WHAT AUBURN WON: The Tigers were projected to take a massive step backwards this season and have, in many ways; the defense has spent whole games getting shredded, the offense whole games going nowhere. But with Gus Malzahn's attack carrying the team early in the year and Ted Roof's defense doing so against South Carolina and Florida, the team has somehow emerged at 5-2 overall and 3-1 in the SEC ... and both their losses have come at top-10 teams on the road. The Tigers aren't what they were, but they haven't gone away, either.

WHAT FLORIDA LOST: Muschamp wasn't happy with his team's efforts against Alabama or LSU, but there was only so much the Gators could realistically do with John Brantley out. Auburn, though, showed Florida a passing game scarcely any better than their own--only for the Gators' special teams, running game, and red zone defense to give their freshmen quarterbacks so little help that the aerial draw didn't matter. Now the Gators have all-but officially dropped out of the East race, and even a winning regular season isn't guaranteed. The shine on that 4-0 start is officially off.

Posted on: October 12, 2011 2:14 pm
 

SEC RapidReport roundup: Trotter still Tiger QB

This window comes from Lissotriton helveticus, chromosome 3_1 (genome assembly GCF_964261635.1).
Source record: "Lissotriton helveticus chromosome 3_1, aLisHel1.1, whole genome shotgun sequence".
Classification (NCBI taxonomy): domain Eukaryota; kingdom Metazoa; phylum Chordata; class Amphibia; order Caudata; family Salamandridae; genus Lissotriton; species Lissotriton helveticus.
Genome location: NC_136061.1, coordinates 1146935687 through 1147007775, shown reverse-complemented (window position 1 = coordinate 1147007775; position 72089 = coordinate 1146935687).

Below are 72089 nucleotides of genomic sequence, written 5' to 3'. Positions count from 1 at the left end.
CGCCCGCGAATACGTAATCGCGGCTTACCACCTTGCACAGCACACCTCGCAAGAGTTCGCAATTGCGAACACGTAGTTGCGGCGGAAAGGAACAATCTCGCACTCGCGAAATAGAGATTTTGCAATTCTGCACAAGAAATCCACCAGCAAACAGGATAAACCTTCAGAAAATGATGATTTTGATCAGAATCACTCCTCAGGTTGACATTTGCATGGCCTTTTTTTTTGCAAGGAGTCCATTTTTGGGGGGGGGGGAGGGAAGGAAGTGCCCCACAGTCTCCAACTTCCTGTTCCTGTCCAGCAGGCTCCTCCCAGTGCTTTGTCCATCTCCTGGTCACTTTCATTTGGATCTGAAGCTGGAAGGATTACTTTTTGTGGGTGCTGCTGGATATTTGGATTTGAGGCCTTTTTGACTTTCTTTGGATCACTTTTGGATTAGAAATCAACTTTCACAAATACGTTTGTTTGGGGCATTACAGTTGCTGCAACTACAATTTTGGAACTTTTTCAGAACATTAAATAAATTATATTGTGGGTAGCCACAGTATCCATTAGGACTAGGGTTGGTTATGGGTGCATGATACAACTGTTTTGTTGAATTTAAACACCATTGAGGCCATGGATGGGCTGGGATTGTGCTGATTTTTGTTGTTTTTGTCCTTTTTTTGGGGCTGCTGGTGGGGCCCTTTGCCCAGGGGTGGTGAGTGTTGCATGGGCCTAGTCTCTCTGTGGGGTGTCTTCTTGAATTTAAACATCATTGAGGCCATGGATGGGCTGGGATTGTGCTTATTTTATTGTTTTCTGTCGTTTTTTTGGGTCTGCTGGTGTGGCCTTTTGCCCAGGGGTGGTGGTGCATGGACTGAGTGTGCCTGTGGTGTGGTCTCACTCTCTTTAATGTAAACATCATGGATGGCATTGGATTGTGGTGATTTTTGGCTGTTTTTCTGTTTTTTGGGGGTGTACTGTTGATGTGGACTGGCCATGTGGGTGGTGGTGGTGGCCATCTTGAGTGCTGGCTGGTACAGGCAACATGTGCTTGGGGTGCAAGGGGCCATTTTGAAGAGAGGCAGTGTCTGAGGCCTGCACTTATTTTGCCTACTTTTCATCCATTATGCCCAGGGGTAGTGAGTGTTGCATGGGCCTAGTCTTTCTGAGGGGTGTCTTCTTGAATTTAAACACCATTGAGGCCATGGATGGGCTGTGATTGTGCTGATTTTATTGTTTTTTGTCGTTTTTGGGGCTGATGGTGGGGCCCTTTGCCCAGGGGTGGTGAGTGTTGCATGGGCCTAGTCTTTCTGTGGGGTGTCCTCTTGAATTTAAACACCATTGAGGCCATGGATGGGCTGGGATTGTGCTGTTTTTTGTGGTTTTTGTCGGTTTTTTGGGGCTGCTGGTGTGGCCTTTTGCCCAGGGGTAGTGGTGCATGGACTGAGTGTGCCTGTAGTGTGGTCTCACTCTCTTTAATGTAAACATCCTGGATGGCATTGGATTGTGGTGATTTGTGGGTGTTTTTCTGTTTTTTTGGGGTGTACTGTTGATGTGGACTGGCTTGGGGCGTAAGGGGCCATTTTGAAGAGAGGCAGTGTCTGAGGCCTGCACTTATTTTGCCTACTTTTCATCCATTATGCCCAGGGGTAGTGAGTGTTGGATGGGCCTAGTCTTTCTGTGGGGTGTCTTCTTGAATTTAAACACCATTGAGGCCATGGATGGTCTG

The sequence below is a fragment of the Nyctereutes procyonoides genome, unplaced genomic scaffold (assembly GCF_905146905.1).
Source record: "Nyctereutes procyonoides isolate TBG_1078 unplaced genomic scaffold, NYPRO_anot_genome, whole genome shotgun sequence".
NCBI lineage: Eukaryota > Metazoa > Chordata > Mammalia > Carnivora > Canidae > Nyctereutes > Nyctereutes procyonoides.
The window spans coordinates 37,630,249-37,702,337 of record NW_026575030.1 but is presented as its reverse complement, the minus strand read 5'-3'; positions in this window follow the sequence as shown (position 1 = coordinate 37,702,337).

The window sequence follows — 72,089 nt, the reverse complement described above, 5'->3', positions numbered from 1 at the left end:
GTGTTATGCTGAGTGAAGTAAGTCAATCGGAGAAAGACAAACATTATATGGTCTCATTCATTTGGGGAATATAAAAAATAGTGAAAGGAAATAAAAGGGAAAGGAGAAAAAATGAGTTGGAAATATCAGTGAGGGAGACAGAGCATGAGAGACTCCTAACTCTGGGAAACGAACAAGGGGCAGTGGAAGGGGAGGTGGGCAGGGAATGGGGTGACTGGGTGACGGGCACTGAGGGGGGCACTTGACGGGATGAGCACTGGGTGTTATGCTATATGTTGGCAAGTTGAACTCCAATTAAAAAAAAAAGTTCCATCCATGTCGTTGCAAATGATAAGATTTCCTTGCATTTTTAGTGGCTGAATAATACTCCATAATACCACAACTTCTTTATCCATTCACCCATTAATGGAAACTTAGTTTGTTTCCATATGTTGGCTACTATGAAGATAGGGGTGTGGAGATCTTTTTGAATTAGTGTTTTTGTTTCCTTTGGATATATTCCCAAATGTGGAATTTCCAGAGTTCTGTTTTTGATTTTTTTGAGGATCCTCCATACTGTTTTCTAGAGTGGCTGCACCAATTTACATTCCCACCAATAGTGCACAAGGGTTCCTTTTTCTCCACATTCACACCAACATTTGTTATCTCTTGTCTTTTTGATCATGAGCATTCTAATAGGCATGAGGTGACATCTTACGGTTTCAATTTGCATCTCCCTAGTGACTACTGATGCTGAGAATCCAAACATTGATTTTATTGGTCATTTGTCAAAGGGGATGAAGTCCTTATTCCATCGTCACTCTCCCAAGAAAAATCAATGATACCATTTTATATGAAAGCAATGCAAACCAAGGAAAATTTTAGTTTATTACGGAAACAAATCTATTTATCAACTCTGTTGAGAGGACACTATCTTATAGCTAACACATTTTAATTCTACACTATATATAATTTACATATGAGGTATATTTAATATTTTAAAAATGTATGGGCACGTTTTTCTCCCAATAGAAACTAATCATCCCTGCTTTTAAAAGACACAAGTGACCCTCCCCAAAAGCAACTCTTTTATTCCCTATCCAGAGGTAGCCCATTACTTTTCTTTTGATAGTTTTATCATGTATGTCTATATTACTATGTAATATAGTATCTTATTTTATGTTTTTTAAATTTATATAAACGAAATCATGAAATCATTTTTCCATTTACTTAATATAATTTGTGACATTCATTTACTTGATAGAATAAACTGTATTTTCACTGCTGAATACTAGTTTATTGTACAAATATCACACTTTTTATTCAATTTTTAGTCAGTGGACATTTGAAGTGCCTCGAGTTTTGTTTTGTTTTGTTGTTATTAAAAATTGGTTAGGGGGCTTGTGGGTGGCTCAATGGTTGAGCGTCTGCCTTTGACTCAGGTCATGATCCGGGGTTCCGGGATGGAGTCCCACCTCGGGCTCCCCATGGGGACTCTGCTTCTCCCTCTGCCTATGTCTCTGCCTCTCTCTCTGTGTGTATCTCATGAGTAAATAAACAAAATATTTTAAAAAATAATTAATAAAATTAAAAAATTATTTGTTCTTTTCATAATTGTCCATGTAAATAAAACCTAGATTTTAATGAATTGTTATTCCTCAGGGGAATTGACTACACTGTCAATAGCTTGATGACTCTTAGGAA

Posted by Jerry Hinnen

Running down everything you need to know from the current news in the SEC, courtesy of our CBSSports.com RapidReporters (and others).

AUBURN. Despite a miserable 6-for-19, 81-yard, 2-INT performance against Arkansas, Tiger quarterback Barrett Trotter will still be the starter in Saturday's showdown with Florida. "He's our quarterback today; he'll be our quarterback Saturday," Gene Chizik said. Many Tiger fans have been clamoring for a greater role for true freshman Kiehl Frazier, but Chizik reiterated that Frazier would remain a "changeup."

For their part, both offensive coordinator Gus Malzahn and Frazier himself agreed that the freshman isn't ready to take on the full-time quarterbacking responsibility. Auburn will have to face Florida without starting senior guard Jared Cooper, out with an ankle injury. He'll likely be replaced by redshirt freshman Chad Slade.

FLORIDA. Meanwhile, Auburn's Saturday opponents have their own worries at quarterback with John Brantley out. But freshman backup Jeff Driskel has returned from his ankle injury and split reps during Tuesday's practice with fellow freshman (and starter vs. LSU) Jacoby Brissett. Though the two are now locked in close competition to be the starter at Auburn, Will Muschamp said he doesn't plan on keeping his decision a secret once it's made ... though he has also hinted at leaning in either Brissett's or Driskel's direction.

Despite reports suggesting his Gator career was over, sophomore linebacker Dee Finley has not yet made a final decision on whether to transfer out of the program or not, Muschamp said.

VANDERBILT. More QB drama: for the first time this season, the Commodore depth chart at quarterback has an "or" between starter Larry Smith and backup Jordan Rodgers, younger brother of Aaron Rodgers. Head coach James Franklin said the team would "kind of have a competition" at the position and whichever quarterback performs better in practice this week would get the nod against Georgia. Rodgers came on in relief of Smith vs. Alabama and completed 11 of 18 passes, but with two interceptions.